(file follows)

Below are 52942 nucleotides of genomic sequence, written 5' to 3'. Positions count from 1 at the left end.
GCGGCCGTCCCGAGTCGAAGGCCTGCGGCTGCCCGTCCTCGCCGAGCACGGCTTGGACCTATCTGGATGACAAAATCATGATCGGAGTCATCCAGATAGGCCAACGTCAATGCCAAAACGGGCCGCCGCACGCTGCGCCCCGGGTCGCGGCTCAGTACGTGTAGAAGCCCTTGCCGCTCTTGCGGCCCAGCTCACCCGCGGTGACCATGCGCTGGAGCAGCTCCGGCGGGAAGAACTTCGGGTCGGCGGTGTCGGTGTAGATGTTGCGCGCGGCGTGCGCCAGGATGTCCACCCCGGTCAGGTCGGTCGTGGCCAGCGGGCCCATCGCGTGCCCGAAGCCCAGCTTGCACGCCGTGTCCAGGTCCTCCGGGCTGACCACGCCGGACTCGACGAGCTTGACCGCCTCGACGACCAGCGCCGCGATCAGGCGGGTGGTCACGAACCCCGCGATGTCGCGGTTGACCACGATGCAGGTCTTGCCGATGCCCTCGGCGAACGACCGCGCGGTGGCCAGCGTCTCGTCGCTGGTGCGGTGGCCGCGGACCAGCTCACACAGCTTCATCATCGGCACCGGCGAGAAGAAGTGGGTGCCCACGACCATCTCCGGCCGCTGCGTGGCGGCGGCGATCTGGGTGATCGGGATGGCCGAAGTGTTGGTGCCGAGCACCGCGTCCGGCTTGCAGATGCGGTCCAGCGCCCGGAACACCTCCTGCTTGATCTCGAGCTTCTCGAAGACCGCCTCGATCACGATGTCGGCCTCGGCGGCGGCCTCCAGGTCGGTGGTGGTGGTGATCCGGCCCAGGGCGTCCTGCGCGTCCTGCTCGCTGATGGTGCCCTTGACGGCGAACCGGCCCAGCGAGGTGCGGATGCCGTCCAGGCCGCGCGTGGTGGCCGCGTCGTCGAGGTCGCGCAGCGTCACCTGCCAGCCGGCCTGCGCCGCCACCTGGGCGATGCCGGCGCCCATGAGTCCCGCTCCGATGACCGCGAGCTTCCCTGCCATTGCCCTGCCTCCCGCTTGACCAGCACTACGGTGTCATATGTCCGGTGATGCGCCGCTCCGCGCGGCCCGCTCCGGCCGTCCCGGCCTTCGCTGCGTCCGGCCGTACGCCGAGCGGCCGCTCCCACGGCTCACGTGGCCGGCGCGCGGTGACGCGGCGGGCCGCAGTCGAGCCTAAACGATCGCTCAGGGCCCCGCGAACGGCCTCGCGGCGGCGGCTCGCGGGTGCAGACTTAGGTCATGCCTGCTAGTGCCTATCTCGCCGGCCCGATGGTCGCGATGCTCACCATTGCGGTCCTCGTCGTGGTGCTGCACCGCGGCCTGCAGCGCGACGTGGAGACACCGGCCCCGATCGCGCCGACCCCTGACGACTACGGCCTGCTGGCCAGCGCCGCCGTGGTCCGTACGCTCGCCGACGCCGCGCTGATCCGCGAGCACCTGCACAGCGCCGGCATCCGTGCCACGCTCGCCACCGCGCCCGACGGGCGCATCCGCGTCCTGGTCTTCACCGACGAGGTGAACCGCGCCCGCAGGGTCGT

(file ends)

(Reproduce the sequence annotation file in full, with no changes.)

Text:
Below are 52942 nucleotides of genomic sequence, written 5' to 3'. Positions count from 1 at the left end.
GCGGCCGTCCCGAGTCGAAGGCCTGCGGCTGCCCGTCCTCGCCGAGCACGGCTTGGACCTATCTGGATGACAAAATCATGATCGGAGTCATCCAGATAGGCCAACGTCAATGCCAAAACGGGCCGCCGCACGCTGCGCCCCGGGTCGCGGCTCAGTACGTGTAGAAGCCCTTGCCGCTCTTGCGGCCCAGCTCACCCGCGGTGACCATGCGCTGGAGCAGCTCCGGCGGGAAGAACTTCGGGTCGGCGGTGTCGGTGTAGATGTTGCGCGCGGCGTGCGCCAGGATGTCCACCCCGGTCAGGTCGGTCGTGGCCAGCGGGCCCATCGCGTGCCCGAAGCCCAGCTTGCACGCCGTGTCCAGGTCCTCCGGGCTGACCACGCCGGACTCGACGAGCTTGACCGCCTCGACGACCAGCGCCGCGATCAGGCGGGTGGTCACGAACCCCGCGATGTCGCGGTTGACCACGATGCAGGTCTTGCCGATGCCCTCGGCGAACGACCGCGCGGTGGCCAGCGTCTCGTCGCTGGTGCGGTGGCCGCGGACCAGCTCACACAGCTTCATCATCGGCACCGGCGAGAAGAAGTGGGTGCCCACGACCATCTCCGGCCGCTGCGTGGCGGCGGCGATCTGGGTGATCGGGATGGCCGAAGTGTTGGTGCCGAGCACCGCGTCCGGCTTGCAGATGCGGTCCAGCGCCCGGAACACCTCCTGCTTGATCTCGAGCTTCTCGAAGACCGCCTCGATCACGATGTCGGCCTCGGCGGCGGCCTCCAGGTCGGTGGTGGTGGTGATCCGGCCCAGGGCGTCCTGCGCGTCCTGCTCGCTGATGGTGCCCTTGACGGCGAACCGGCCCAGCGAGGTGCGGATGCCGTCCAGGCCGCGCGTGGTGGCCGCGTCGTCGAGGTCGCGCAGCGTCACCTGCCAGCCGGCCTGCGCCGCCACCTGGGCGATGCCGGCGCCCATGAGTCCCGCTCCGATGACCGCGAGCTTCCCTGCCATTGCCCTGCCTCCCGCTTGACCAGCACTACGGTGTCATATGTCCGGTGATGCGCCGCTCCGCGCGGCCCGCTCCGGCCGTCCCGGCCTTCGCTGCGTCCGGCCGTACGCCGAGCGGCCGCTCCCACGGCTCACGTGGCCGGCGCGCGGTGACGCGGCGGGCCGCAGTCGAGCCTAAACGATCGCTCAGGGCCCCGCGAACGGCCTCGCGGCGGCGGCTCGCGGGTGCAGACTTAGGTCATGCCTGCTAGTGCCTATCTCGCCGGCCCGATGGTCGCGATGCTCACCATTGCGGTCCTCGTCGTGGTGCTGCACCGCGGCCTGCAGCGCGACGTGGAGACACCGGCCCCGATCGCGCCGACCCCTGACGACTACGGCCTGCTGGCCAGCGCCGCCGTGGTCCGTACGCTCGCCGACGCCGCGCTGATCCGCGAGCACCTGCACAGCGCCGGCATCCGTGCCACGCTCGCCACCGCGCCCGACGGGCGCATCCGCGTCCTGGTCTTCACCGACGAGGTGAACCGCGCCCGCAGGGTCGT